SPRINGDALE, ARK. – After making the decision to take the next step in its animal welfare approach from the industrywide adoption of the “Five Freedoms” framework, Tyson Foods Inc.’s Office of Animal Welfare team is leading the company's global transition to adopting the “Five Domains” science model, which focuses on assessing the mental state of animals to determine their needs and improve animal welfare practices.
By implementing the Five Freedoms across the company’s global operations officials from Tyson’s Office of Animal Welfare said the company can realize its vision to lead the industry in animal welfare by combining compassion with science.
“Part of being a leader means being open to creative thinking, innovation, and evolving knowledge and practices,” Tyson said.
While the Five Freedoms focused on avoiding the negative aspects of animal care, the Five Domains focus on how nutrition, physical environment, health and behavioral opportunities ultimately play a role in the mental state of animals.
“For decades, the Five Freedoms have provided an essential foundation for conceptualizing animals’ welfare needs,” said Candace Croney, PhD, professor of animal behavior and well-being and director of The Center for Animal Welfare Science at Purdue University. “As animal welfare science has advanced, however, the importance of promoting positive (physical, behavioral, and mental) states of welfare in addition to minimizing negative states is increasingly recognized. Incorporation of the Five Domains reflects the leadership mindset needed to facilitate thought processes, actions, and outcome measurements aligned with achieving these goals.”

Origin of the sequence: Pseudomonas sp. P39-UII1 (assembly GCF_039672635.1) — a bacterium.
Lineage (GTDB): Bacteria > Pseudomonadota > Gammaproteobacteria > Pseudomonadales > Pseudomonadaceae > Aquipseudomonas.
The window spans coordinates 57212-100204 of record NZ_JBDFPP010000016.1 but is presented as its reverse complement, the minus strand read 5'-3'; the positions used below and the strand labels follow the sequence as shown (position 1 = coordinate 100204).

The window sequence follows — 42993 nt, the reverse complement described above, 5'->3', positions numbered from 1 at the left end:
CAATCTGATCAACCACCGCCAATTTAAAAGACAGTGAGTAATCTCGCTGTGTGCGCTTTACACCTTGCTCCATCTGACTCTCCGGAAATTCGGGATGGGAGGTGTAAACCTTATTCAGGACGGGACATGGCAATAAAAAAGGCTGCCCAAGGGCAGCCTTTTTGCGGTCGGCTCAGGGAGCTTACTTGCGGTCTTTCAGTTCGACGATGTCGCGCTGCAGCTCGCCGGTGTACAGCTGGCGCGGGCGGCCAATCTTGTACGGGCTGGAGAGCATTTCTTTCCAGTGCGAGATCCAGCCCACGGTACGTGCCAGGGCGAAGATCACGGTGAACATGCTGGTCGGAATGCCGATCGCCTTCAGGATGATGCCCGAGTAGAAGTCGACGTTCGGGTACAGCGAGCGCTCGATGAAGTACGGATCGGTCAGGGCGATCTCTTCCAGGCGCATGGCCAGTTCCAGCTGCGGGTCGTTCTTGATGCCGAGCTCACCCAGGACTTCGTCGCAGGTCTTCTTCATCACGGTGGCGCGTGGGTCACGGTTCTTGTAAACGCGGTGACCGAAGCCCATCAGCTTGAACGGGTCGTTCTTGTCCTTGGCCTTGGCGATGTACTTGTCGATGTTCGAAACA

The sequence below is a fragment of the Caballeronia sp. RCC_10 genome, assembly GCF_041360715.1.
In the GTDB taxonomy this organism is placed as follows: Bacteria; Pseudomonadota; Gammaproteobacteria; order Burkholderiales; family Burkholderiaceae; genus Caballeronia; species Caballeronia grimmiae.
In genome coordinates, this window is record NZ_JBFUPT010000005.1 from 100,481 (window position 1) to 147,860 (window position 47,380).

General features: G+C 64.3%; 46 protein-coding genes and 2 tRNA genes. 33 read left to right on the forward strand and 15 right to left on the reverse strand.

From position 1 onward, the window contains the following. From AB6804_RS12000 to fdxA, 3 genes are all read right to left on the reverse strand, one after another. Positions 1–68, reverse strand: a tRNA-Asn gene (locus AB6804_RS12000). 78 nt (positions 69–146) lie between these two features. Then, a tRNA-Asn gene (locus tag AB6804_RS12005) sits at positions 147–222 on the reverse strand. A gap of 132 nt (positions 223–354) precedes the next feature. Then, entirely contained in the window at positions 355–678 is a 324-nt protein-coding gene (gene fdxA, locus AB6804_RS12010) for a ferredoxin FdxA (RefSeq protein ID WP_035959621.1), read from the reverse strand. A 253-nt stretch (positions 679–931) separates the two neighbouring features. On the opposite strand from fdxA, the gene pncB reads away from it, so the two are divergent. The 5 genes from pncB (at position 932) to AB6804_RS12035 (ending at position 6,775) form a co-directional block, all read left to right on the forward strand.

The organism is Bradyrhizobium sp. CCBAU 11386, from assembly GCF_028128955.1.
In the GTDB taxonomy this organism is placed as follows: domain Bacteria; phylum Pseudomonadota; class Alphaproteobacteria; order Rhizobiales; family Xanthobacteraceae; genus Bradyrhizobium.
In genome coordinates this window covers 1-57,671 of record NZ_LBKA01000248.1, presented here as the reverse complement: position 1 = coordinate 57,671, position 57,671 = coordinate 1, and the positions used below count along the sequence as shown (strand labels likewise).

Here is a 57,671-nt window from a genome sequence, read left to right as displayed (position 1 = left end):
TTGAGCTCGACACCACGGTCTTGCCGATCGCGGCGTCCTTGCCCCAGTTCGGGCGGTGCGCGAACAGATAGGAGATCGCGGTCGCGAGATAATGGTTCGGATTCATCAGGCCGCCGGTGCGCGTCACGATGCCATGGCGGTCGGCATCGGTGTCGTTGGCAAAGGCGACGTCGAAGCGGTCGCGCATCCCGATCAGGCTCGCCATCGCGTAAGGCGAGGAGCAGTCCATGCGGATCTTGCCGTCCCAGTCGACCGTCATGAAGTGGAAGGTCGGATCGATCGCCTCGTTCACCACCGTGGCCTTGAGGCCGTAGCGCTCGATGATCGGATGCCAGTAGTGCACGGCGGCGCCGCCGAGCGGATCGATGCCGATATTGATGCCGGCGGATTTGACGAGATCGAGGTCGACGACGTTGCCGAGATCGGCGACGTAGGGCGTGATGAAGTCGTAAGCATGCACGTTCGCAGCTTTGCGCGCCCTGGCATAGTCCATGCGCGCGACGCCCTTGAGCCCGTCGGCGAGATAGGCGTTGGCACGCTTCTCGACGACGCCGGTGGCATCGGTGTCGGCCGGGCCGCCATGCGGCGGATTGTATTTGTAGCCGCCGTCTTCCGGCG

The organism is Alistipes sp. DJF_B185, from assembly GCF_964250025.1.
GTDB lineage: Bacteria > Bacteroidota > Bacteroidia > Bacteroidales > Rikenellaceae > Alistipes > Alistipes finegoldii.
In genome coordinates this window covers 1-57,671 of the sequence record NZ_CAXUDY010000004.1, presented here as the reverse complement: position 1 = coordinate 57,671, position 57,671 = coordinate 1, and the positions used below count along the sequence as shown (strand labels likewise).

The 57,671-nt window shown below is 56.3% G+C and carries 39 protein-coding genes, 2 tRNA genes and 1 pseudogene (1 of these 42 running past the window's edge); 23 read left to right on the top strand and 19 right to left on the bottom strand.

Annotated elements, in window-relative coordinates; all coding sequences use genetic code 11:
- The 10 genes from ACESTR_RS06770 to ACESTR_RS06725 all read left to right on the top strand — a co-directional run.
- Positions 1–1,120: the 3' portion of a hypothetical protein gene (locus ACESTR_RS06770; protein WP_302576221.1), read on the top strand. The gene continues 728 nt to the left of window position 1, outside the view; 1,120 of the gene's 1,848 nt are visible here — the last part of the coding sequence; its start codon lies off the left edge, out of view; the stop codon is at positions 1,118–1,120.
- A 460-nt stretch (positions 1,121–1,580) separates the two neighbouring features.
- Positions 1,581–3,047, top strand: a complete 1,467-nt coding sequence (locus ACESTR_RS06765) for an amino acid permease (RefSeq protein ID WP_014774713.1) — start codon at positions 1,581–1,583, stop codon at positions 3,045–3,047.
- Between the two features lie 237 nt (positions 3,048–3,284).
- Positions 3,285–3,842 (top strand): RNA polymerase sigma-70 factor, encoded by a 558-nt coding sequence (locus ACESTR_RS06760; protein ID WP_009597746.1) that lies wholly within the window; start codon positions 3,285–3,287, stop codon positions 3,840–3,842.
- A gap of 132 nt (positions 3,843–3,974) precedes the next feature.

According to Tyson, research-based learning and the evolution of ideas is part of continuous improvement, and the Five Domain program facilitates a better understanding of assessing how a range of factors effect animals’ mental state and how they influence anima welfare outcomes.
“Incorporating the Five Domains into our daily conversations and actions is essential for Tyson Foods to drive continuous improvement in our welfare program and culture throughout our global operations,” said Ken Opengart, DVM, vice president of global animal welfare at Tyson Foods.
The Five Domains spotlight positive opportunities versus the emphasis on the negative experiences of animals that have been the hallmark of the Five Freedoms for the past 25 years. The new approach focuses on the components effecting the mental welfare of the animal to assess its overall welfare and apply the knowledge-based science to each species’ behavior, biology and ecology.
“Tyson’s adoption of the Five Domains represents an admirable commitment to embrace animal welfare improvements in a scientifically sound, evidence-based way,” said Dorothy McKeegan, PhD, senior lecturer in animal welfare and ethics at the University of Glasgow. “The Five Domains model represents the forefront of current efforts to conceptualize and assess animal welfare.”
For more information on Tyson Foods’ animal welfare and sustainability practices, please visit tysonsustainability.com.